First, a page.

Anderson sees that the war "is to be thus commenced" by Abraham Lincoln, who had to hurry up and get it started or soon the South with European trade and military alliances would be unbeatable.
Northern greed, hatred and terrorism drove the South out of the Union and cost the North its huge captive manufacturing market in the South. It also cost the North unfettered access to bountiful Southern commodities needed in manufacturing.
More Northern greed in the form of the Morrill Tariff threatened to destroy the Northern shipping industry and send Northern ship captains South where protective tariffs were unconstitutional. The Morrill Tariff guaranteed that the Northern economy would not recover.
Northern leaders knew that they were headed for an unimaginable disaster and at the same time would have to face the South as a major competitor owning most of the trade of the United States, strongly backed militarily and financially by Europe, and with control of the most demanded commodity on the planet: cotton.
Abraham Lincoln, the first sectional president in American history, was president of the North and the North was clamoring for war. There was gloom, despair and extreme agitation in the North. Hundreds of thousands were unemployed, angry, in the street. The "clangor of arms" had been heard. Every day that went by the South got stronger and the North got weaker. There was no advantage whatsoever to waiting a second longer, so, after agonizing for weeks, Lincoln saw a way to get the war started without appearing to be the aggressor, and he took it. This was the view of several Northern newspapers as Charles W. Ramsdell points out in Part III in "Lincoln and Fort Sumter."
The threatened annihilation of the Northern economy and the rise of the South are what drove all actions in that fateful spring of 1861. Certainly not any mythical desire on the part of the North to end slavery.
The North’s choices had been clear: descend into economic hell and mob rule, or fight.
If they fought, because of their overwhelming advantages at that point in history (4 to 1 in native manpower plus unlimited immigration – 25% of the Yankee army ended up being immigrants while close to 100% of the Confederate army were native-born Southerners – perhaps 200 to 1 in weapon manufacturing, an army, navy, etc.), they knew they had an excellent chance of winning everything and gaining total control of the country.
If they didn’t fight, the South would surely ascend to predominance.
Of course they were going to fight and use their advantages before they lost them.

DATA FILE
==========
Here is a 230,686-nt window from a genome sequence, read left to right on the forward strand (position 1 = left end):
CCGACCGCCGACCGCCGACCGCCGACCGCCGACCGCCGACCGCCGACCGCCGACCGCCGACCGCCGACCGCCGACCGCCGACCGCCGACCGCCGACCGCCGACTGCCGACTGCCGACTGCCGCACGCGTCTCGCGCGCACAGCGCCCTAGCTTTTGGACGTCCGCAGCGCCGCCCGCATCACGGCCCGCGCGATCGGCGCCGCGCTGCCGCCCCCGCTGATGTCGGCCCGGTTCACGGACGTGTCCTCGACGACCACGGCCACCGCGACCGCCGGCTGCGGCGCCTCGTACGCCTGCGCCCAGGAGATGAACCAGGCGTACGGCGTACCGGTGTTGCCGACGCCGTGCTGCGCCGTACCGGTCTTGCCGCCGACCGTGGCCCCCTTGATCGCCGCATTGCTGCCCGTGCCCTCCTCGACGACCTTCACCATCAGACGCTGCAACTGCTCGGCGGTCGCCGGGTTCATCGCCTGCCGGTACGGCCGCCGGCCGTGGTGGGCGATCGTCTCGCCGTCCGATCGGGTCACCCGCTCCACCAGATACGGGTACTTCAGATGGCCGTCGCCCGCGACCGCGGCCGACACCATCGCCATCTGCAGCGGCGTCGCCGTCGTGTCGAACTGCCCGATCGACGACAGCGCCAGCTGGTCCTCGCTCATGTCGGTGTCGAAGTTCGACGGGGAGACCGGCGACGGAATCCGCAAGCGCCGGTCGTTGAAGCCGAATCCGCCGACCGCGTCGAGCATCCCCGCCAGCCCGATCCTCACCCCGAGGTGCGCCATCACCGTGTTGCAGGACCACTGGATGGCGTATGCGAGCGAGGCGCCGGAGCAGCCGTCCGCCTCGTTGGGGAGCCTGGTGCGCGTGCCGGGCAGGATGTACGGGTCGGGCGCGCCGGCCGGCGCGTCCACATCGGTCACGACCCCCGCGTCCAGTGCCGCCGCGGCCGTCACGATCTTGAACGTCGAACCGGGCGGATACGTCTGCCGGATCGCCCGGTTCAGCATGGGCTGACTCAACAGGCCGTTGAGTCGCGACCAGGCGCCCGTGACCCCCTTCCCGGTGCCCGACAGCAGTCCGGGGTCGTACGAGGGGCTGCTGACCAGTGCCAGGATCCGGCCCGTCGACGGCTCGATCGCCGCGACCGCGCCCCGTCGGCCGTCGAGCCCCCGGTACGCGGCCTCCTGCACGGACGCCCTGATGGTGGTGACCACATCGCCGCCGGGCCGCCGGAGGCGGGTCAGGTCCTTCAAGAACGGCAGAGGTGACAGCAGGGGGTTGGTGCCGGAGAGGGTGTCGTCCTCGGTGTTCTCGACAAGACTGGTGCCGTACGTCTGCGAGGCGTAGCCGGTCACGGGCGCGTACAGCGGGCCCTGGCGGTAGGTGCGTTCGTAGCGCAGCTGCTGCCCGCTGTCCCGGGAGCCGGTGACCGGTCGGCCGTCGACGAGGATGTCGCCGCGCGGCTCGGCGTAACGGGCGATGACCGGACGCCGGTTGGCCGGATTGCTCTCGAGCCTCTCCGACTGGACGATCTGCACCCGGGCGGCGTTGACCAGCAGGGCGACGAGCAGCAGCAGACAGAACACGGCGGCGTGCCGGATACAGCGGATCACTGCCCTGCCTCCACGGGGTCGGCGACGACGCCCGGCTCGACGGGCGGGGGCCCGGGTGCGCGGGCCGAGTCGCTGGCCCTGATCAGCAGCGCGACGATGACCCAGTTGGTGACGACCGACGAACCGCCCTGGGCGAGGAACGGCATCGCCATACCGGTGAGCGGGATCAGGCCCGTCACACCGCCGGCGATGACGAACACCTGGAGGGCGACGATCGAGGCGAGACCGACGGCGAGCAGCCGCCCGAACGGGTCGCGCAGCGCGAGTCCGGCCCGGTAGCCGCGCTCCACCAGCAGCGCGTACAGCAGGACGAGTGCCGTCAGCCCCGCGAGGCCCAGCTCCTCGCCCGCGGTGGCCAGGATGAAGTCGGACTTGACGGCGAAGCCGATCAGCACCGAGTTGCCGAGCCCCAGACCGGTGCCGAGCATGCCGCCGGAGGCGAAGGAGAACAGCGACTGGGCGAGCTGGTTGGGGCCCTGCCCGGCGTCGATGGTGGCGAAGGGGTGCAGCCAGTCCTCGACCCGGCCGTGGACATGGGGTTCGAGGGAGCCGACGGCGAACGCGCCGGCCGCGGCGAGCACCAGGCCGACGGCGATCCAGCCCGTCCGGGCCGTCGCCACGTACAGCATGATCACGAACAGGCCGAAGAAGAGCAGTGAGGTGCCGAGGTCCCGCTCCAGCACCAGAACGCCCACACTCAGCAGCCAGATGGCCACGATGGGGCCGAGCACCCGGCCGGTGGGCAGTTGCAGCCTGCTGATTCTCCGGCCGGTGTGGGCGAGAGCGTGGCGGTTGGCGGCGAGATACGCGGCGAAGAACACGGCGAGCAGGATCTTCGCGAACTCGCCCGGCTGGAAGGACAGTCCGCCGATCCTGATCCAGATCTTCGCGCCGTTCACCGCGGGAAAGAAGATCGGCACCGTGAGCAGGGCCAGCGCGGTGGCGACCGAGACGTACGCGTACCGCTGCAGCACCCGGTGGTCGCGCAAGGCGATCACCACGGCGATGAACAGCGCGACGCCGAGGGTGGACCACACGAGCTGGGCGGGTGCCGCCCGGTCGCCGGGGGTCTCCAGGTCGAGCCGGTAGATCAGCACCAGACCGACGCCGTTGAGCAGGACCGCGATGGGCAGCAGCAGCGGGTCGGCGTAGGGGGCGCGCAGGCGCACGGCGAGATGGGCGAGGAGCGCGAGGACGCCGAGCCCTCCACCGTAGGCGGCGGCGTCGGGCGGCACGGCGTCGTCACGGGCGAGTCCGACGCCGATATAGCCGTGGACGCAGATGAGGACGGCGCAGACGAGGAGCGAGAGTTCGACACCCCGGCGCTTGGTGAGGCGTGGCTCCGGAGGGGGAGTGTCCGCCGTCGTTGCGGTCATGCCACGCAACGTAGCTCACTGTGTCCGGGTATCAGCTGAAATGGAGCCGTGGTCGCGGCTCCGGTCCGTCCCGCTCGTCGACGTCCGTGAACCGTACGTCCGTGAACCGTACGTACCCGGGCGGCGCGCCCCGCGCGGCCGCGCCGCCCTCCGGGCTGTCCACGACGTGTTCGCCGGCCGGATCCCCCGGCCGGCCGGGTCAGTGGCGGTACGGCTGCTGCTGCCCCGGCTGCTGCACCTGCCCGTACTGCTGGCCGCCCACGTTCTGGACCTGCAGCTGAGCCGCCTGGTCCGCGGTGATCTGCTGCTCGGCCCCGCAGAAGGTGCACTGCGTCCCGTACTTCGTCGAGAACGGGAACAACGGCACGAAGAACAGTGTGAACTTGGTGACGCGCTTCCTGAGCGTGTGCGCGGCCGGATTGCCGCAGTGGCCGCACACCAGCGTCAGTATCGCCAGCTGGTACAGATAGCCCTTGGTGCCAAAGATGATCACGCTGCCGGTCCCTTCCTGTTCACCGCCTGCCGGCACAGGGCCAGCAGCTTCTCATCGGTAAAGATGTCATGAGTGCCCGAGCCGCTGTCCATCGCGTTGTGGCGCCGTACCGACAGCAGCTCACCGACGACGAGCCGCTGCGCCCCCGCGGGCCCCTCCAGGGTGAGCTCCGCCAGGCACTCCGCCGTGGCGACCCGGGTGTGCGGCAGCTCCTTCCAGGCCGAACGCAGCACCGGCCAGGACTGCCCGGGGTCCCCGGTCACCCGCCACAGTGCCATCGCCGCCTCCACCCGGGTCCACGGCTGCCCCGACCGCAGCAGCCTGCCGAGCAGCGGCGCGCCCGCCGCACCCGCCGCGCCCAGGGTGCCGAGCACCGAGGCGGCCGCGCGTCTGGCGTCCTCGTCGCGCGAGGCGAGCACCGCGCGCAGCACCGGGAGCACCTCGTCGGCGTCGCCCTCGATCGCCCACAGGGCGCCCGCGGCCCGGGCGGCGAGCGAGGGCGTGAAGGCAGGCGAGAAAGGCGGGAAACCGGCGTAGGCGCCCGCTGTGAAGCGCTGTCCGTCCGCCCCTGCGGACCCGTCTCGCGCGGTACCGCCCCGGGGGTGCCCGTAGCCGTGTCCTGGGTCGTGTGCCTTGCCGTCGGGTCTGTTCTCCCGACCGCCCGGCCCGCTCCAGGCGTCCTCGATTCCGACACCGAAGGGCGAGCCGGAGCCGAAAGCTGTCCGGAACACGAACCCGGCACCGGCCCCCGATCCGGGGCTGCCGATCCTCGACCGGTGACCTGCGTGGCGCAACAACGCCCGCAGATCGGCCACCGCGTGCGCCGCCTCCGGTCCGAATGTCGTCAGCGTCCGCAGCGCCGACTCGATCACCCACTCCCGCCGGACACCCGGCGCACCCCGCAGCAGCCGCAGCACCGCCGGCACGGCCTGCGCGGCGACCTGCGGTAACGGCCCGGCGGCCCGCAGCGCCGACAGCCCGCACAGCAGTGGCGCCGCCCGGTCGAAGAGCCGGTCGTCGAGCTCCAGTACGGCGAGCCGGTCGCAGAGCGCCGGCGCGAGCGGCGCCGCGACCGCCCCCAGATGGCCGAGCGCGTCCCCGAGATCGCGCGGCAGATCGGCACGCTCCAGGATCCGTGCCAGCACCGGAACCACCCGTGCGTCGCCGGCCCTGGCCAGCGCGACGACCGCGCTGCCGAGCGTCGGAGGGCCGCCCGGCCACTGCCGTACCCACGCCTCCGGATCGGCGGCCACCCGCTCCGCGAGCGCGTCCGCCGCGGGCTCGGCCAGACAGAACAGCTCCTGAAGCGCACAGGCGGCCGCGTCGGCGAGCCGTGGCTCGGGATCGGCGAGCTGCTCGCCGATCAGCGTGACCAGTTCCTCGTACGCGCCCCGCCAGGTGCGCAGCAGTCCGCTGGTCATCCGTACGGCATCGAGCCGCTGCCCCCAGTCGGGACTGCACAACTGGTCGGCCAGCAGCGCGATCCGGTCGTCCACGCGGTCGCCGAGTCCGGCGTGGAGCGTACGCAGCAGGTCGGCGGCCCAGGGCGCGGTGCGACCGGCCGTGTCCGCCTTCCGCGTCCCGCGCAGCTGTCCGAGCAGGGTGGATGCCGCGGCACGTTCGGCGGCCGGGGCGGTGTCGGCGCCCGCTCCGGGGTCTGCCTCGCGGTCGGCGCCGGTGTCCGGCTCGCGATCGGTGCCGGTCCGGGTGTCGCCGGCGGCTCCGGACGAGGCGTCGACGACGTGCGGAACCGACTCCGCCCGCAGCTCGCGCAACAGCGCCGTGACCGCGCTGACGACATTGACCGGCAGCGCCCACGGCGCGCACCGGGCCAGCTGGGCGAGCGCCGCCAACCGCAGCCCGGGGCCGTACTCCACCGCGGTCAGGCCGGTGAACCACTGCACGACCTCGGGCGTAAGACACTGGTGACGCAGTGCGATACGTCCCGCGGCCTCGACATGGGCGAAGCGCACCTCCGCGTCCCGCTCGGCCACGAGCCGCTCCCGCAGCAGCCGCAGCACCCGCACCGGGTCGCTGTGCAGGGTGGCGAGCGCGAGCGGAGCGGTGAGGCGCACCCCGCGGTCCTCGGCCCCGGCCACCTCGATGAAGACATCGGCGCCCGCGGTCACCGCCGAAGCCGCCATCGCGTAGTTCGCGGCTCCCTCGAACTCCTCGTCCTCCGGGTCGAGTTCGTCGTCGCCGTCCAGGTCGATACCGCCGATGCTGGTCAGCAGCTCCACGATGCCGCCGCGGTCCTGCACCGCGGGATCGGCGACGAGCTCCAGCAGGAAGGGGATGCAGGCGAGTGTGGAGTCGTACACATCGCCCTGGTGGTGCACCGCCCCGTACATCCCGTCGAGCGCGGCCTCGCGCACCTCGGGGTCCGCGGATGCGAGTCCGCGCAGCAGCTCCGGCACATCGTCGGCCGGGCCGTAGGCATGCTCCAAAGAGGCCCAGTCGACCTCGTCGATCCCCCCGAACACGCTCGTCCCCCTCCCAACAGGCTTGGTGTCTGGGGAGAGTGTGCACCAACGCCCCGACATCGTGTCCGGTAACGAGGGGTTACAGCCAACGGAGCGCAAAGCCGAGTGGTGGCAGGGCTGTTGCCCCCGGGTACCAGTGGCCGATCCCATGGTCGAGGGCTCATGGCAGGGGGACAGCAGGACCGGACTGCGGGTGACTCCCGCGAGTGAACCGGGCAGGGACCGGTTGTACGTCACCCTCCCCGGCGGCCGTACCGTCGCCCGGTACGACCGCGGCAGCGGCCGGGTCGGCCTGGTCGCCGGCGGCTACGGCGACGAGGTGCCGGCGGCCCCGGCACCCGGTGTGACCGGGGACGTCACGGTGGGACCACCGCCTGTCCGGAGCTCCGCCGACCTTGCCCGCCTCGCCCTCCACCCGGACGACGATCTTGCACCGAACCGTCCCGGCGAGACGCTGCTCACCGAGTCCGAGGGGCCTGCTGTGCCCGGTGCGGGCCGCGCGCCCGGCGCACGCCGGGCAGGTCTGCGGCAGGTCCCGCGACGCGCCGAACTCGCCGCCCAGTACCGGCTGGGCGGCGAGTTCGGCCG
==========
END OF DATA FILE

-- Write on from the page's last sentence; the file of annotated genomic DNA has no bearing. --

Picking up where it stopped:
Lincoln figured the North would win easily but First Manassas proved him wrong, thus we had the bloodiest war in American history with 800,000 deaths and over a million wounded. The South was invaded and destroyed but fought until it was utterly exhausted before it was all over. It had nothing left to give or the war would certainly have continued on.
It was World War II, seventy-five years later, before the South began to recover from the destruction, but it is a certainty that if 1861 rolled around again and Southerners had the opportunity to fight for independence, they would. To the South, 1861 was 1776 all over. They believed the Founding Fathers had bequeathed to them by the Declaration of Independence, the right of self-government, and they would pay any price to achieve it.
Basil Gildersleeve, still known today as the greatest American classical scholar of all time, was a Confederate soldier from Charleston, South Carolina. He sums it up nicely in The Creed of the Old South, published 27 years after the war:
All that I vouch for is the feeling; . . . there was no lurking suspicion of any moral weakness in our cause. Nothing could be holier than the cause, nothing more imperative than the duty of upholding it. There were those in the South who, when they saw the issue of the war, gave up their faith in God, but not their faith in the cause.iii
i The Boston Transcript, 18 March 1861, in Adams, When in the Course of Human Events, 65.
ii Charles W. Ramsdell, "Lincoln and Fort Sumter", The Journal of Southern History, Volume 3, Issue 3 (August, 1937), Pages 259 – 288.
iii Basil L. Gildersleeve, The Creed of the Old South, Baltimore: The Johns Hopkins Press, 1915; reprint: BiblioLife, Penrose Library, University of Denver (no date given), 26-27.